There's this baking competition I really like, and one of the elements in every show is what they call the Technical Challenge.

In the Technical Challenge, Great British Bakeoff contestants have to bake something they may never have seen before, based solely on a brief description and a very sparse set of instructions.

I decided to give two programs the technical challenge. Both generate images from my descriptions by using feedback from an algorithm called CLIP to improve their images. CLIP gives feedback based on images it's seen online during training. (More on diffusion-guided CLIP, and CLIP+VQGAN here, as well a tutorial on how to use them for free.)

Let's see how our bakers did!

Challenge 1 (Season 4, episode 2):

Description given to the neural nets: Mary Berry’s Viennese Whirls | Push the boat out with these melt-in-the-mouth biscuits filled with homemade raspberry jam and vanilla buttercream.

GBBO version:

Pale sandwich cookies with a swirl of white frosting and a thin layer of raspberry jam inside.

Diffusion-guided CLIP:

Sandwich cookies with a patchy red layer outside, textured like warm fruit roll-ups. Inside is a layer of shaggy cream and an improbably smooth-looking layer of liquid biscuit cookie.

A bit of a swirl there, nice flavor on the raspberry jam. It seemed this baker was a bit confused and managed somehow to spread molten biscuit between layers of raspberry. Could be neater, and the buttercream seems to have dried into shards. Good effort.


A white jagged background with crescents of toothlike mountains and possibly Grecian columns. Scattered among these are sandwich cookies cracked open to reveal a greyish burgundy filling.

This baker has spent a lot of time on presentation, but the bake itself is perhaps not quite so good. The raspberry jam is a bit dry and thin - I don't know how it came out quite so dark. Perhaps they overcooked the raspberry. I do see a bit of a swirl - good definition there from the bake. I'm not sure I agree with the way they chose to make everything look like rows of jagged teeth.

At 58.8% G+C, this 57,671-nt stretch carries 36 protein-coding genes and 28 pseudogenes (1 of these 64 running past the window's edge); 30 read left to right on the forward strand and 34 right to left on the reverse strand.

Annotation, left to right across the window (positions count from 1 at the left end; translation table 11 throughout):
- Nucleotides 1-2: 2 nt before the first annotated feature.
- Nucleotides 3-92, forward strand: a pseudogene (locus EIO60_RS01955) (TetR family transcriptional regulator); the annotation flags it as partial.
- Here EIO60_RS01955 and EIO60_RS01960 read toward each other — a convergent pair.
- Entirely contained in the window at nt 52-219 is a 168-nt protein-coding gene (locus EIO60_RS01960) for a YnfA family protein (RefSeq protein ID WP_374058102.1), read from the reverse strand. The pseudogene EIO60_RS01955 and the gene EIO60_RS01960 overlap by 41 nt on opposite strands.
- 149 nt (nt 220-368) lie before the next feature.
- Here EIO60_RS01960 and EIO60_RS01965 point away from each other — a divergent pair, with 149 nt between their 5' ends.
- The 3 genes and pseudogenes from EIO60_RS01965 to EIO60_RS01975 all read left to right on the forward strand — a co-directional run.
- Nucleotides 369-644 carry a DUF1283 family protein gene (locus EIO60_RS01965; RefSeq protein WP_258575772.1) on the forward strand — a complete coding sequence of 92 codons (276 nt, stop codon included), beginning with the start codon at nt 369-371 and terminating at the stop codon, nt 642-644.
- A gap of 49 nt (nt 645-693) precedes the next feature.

Challenge 2: Savarin with Chantilly Cream (Season 4, Episode 9)

Description given to the neural nets: Savarin with Chantilly Cream | Not just another teatime sponge, this citrus-flavored yeasted cake is soaked in orange liqueur syrup and crowned with Chantilly cream and fresh fruit.

GBBO version:

A yellow bundt cake topped with sliced oranges, strawberries, kiwi, and blueberries on top of a thin layer of cream.

Diffusion-guided CLIP:

Strongly resembles an orange roll which has had all the frosting licked off it. It’s not unappetizing, but it’s not impressive.

This cake has lost some definition in the bake. Good color, though, and plenty of orange liqueur syrup. What happened to the fresh fruit? Presentation is lacking a bit on this one.


Golden cake covered with generous dollops of creamy frosting, from which peek two reddish wedges that might be orange slices. Everything is in dramatic soft focus and there are golden vessels glinting here and there, as well as clumps of broccoli-like greenery and two dark fins.

This baker has made an effort on the plating - that gold really does make it look special and festive, although I'm not as sure about the broccoli. Plenty of chantilly cream, which I like. The orange slices are there, although it could be a bit neater. I would have left off the shark fins - they don't add to the bake and make it look rather a bit spooky.

Challenge 3: Choux Buns Religieuse

Description given to the neural nets: Choux Buns Religieuse | A stack of custard-filled choux buns, dipped in chocolate and arranged to look like nuns

GBBO version:

Each pastry is made of two round choux buns, dipped in chocolate and stacked together with cream.

Diffusion-guided CLIP:

An empty table with the edges of two pastries just visible on either side, almost out of view.

Uh-oh, where are this baker's buns? This is quite a shame. If we can't see a baker's buns, we can't judge them.


Many-layered towers of choux buns dipped in glossy chocolate. White cloth seems to drip from each tier and there are some fleshy bits that are somewhat confusing. The light is very nice and golden.

Very good effort, if slightly terrifying for reasons we can't exactly pinpoint. We have the choux pastry, we have plenty of cream, and the chocolate looks well-tempered and glossy. We also have a few other things in here that I can't quite identify and am not sure I should sample. Nice golden color on the choux pastry.

And the winner of the neural net technical baking challenge is....



You presented something for every challenge, in all cases quite a lot of something, and rather a few extra unidentifiable somethings. Please take them all away with you.

Bonus content: a series of technical challenges including floating islands, spanische windtorte, and Mary Berry's famous Victoria sponge cake.

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